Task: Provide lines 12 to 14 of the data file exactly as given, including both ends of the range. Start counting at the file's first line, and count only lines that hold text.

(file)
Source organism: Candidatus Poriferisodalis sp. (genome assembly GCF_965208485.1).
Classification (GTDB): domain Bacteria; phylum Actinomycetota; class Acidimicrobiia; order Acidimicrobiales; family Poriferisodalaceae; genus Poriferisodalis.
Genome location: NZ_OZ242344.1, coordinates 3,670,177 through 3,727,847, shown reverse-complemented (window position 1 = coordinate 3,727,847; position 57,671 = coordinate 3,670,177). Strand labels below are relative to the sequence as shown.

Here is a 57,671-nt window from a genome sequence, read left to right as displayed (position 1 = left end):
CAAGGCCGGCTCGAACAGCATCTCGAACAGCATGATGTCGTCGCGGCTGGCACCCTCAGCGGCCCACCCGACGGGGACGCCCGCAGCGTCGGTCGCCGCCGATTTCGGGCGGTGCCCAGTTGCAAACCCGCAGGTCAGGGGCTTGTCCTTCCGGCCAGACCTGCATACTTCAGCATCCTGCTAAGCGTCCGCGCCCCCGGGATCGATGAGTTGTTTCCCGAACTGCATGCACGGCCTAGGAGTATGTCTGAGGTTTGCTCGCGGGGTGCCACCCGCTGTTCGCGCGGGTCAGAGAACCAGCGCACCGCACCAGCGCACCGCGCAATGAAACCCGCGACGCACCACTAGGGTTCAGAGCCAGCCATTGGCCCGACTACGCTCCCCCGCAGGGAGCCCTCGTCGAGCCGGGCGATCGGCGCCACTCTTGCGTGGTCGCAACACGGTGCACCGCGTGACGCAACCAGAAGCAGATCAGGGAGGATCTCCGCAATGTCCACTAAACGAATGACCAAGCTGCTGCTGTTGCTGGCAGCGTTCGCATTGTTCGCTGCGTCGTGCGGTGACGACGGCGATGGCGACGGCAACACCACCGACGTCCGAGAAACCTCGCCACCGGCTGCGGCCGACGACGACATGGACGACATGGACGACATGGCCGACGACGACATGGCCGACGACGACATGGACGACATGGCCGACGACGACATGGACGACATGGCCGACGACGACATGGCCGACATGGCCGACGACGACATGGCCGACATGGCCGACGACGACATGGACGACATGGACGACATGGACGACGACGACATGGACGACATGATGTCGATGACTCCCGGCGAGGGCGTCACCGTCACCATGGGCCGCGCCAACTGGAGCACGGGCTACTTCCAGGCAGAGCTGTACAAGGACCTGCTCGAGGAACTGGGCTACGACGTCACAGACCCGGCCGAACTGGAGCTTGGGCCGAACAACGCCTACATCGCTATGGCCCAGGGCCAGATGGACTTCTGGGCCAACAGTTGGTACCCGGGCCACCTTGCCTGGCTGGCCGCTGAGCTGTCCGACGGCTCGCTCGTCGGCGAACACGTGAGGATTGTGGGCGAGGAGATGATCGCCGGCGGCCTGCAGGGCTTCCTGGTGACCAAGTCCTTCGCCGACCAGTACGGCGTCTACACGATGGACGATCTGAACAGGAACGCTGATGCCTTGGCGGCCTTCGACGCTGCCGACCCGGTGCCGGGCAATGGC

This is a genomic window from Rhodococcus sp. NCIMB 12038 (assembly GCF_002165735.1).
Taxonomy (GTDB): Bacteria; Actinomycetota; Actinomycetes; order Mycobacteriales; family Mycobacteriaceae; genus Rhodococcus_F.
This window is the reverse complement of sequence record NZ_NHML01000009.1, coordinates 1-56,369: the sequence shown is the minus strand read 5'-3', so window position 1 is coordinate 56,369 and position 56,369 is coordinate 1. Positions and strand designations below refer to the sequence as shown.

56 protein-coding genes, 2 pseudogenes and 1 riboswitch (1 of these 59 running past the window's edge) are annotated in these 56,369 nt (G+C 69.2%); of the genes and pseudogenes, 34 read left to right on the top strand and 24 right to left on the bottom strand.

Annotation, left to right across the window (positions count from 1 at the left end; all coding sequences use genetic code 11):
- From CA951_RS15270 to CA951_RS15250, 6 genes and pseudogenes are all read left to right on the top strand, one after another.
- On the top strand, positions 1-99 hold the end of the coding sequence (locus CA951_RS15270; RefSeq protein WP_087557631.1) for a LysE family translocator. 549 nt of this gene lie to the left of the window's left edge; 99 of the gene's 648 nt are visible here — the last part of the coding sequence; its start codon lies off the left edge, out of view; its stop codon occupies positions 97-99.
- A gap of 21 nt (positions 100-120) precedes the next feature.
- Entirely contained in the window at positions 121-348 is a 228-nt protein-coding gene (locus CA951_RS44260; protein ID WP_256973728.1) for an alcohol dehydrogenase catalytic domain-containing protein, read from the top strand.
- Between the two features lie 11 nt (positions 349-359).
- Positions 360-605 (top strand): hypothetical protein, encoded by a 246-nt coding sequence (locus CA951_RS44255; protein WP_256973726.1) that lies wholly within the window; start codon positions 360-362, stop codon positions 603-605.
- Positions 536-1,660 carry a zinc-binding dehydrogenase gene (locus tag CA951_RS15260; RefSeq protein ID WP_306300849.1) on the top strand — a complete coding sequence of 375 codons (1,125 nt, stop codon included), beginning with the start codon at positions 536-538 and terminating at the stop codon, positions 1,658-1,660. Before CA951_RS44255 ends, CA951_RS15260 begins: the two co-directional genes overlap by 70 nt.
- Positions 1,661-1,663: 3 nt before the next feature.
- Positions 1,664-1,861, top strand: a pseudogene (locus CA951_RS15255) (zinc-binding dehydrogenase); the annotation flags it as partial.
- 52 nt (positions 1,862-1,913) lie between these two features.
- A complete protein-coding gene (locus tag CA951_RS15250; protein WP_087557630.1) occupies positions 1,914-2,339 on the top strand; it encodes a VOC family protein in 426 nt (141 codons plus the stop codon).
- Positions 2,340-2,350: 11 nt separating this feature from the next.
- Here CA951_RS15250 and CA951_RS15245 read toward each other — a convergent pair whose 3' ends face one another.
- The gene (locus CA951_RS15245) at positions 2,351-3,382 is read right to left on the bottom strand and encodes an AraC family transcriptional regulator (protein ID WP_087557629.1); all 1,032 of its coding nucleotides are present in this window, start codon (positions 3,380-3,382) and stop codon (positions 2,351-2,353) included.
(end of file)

- On the top strand, positions 1-99 hold the end of the coding sequence (locus CA951_RS15270; RefSeq protein WP_087557631.1) for a LysE family translocator. 549 nt of this gene lie to the left of the window's left edge; 99 of the gene's 648 nt are visible here — the last part of the coding sequence; its start codon lies off the left edge, out of view; its stop codon occupies positions 97-99.
- A gap of 21 nt (positions 100-120) precedes the next feature.
- Entirely contained in the window at positions 121-348 is a 228-nt protein-coding gene (locus CA951_RS44260; protein ID WP_256973728.1) for an alcohol dehydrogenase catalytic domain-containing protein, read from the top strand.